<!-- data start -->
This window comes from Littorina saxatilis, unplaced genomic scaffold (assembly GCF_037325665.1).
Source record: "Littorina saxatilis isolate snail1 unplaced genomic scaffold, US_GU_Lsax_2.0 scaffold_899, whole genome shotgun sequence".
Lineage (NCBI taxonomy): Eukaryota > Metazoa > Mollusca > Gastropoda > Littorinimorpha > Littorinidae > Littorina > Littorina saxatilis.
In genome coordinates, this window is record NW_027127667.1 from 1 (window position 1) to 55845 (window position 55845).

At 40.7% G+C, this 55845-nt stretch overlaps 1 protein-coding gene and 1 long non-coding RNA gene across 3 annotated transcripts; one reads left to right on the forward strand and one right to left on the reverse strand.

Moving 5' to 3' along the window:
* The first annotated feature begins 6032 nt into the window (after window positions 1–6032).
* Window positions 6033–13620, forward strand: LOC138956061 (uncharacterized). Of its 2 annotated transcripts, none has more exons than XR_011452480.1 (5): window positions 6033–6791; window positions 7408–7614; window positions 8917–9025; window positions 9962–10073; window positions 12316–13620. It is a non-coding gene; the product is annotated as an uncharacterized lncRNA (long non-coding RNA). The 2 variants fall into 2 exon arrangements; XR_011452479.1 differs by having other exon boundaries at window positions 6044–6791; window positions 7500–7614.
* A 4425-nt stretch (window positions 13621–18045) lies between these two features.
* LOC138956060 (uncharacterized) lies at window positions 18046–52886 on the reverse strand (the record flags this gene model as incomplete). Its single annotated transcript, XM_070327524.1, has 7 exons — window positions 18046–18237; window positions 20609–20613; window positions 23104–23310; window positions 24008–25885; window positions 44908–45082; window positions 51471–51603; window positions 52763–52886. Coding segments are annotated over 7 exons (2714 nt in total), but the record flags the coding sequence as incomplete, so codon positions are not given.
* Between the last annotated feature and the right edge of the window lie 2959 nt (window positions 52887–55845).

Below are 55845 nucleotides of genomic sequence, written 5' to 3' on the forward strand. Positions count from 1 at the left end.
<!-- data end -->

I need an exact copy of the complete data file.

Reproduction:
This window comes from Littorina saxatilis, unplaced genomic scaffold (assembly GCF_037325665.1).
Source record: "Littorina saxatilis isolate snail1 unplaced genomic scaffold, US_GU_Lsax_2.0 scaffold_899, whole genome shotgun sequence".
Lineage (NCBI taxonomy): Eukaryota > Metazoa > Mollusca > Gastropoda > Littorinimorpha > Littorinidae > Littorina > Littorina saxatilis.
In genome coordinates, this window is record NW_027127667.1 from 1 (window position 1) to 55845 (window position 55845).

At 40.7% G+C, this 55845-nt stretch overlaps 1 protein-coding gene and 1 long non-coding RNA gene across 3 annotated transcripts; one reads left to right on the forward strand and one right to left on the reverse strand.

Moving 5' to 3' along the window:
* The first annotated feature begins 6032 nt into the window (after window positions 1–6032).
* Window positions 6033–13620, forward strand: LOC138956061 (uncharacterized). Of its 2 annotated transcripts, none has more exons than XR_011452480.1 (5): window positions 6033–6791; window positions 7408–7614; window positions 8917–9025; window positions 9962–10073; window positions 12316–13620. It is a non-coding gene; the product is annotated as an uncharacterized lncRNA (long non-coding RNA). The 2 variants fall into 2 exon arrangements; XR_011452479.1 differs by having other exon boundaries at window positions 6044–6791; window positions 7500–7614.
* A 4425-nt stretch (window positions 13621–18045) lies between these two features.
* LOC138956060 (uncharacterized) lies at window positions 18046–52886 on the reverse strand (the record flags this gene model as incomplete). Its single annotated transcript, XM_070327524.1, has 7 exons — window positions 18046–18237; window positions 20609–20613; window positions 23104–23310; window positions 24008–25885; window positions 44908–45082; window positions 51471–51603; window positions 52763–52886. Coding segments are annotated over 7 exons (2714 nt in total), but the record flags the coding sequence as incomplete, so codon positions are not given.
* Between the last annotated feature and the right edge of the window lie 2959 nt (window positions 52887–55845).

Below are 55845 nucleotides of genomic sequence, written 5' to 3' on the forward strand. Positions count from 1 at the left end.